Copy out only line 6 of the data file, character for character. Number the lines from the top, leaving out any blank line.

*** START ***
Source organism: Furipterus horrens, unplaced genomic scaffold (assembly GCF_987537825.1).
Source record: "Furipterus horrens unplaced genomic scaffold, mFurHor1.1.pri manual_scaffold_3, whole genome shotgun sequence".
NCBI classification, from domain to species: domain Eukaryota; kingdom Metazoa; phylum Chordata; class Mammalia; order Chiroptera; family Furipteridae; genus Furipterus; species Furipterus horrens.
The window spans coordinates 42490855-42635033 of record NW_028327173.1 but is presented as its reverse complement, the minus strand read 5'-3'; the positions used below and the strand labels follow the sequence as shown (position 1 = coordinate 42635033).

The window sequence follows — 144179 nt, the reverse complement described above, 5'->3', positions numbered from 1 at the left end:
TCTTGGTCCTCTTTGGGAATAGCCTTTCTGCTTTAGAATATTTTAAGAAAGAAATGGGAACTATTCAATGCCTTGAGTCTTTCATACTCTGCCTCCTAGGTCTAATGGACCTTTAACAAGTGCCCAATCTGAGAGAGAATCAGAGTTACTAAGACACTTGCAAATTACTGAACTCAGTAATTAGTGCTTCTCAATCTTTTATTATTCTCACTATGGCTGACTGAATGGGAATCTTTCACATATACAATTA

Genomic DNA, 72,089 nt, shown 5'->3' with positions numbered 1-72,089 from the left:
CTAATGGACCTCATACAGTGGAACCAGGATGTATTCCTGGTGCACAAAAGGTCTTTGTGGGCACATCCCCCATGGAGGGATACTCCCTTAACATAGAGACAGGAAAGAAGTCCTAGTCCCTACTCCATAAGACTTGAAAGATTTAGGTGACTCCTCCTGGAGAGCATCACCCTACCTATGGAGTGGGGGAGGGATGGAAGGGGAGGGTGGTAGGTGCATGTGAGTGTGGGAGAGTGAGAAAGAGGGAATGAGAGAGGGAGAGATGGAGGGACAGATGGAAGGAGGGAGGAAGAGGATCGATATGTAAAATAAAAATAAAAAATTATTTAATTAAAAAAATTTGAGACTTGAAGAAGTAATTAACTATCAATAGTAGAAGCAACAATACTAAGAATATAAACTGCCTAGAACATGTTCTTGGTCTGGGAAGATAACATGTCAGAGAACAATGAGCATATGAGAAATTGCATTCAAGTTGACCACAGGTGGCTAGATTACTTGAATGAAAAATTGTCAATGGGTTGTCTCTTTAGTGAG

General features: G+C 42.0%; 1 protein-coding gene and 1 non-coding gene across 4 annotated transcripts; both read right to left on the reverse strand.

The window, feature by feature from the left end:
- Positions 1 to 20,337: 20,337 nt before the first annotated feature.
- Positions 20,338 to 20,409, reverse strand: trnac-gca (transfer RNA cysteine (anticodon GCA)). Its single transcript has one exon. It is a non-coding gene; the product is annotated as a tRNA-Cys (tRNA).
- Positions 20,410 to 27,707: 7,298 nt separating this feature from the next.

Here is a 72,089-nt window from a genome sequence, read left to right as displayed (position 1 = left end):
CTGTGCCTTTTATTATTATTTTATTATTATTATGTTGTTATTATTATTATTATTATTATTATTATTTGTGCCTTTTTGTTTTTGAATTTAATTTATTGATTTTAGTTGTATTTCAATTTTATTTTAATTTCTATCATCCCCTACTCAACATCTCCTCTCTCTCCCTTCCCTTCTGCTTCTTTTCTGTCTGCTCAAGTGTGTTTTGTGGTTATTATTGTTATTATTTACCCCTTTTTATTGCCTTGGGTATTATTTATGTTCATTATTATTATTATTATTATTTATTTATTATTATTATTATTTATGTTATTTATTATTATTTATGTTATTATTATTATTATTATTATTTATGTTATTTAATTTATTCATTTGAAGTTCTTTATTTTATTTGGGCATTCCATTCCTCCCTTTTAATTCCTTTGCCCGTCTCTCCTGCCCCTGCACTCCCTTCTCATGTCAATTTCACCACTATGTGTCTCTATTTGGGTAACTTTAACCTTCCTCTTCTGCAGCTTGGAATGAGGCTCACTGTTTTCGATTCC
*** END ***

TCTTGGTCCTCTTTGGGAATAGCCTTTCTGCTTTAGAATATTTTAAGAAAGAAATGGGAACTATTCAATGCCTTGAGTCTTTCATACTCTGCCTCCTAGGTCTAATGGACCTTTAACAAGTGCCCAATCTGAGAGAGAATCAGAGTTACTAAGACACTTGCAAATTACTGAACTCAGTAATTAGTGCTTCTCAATCTTTTATTATTCTCACTATGGCTGACTGAATGGGAATCTTTCACATATACAATTA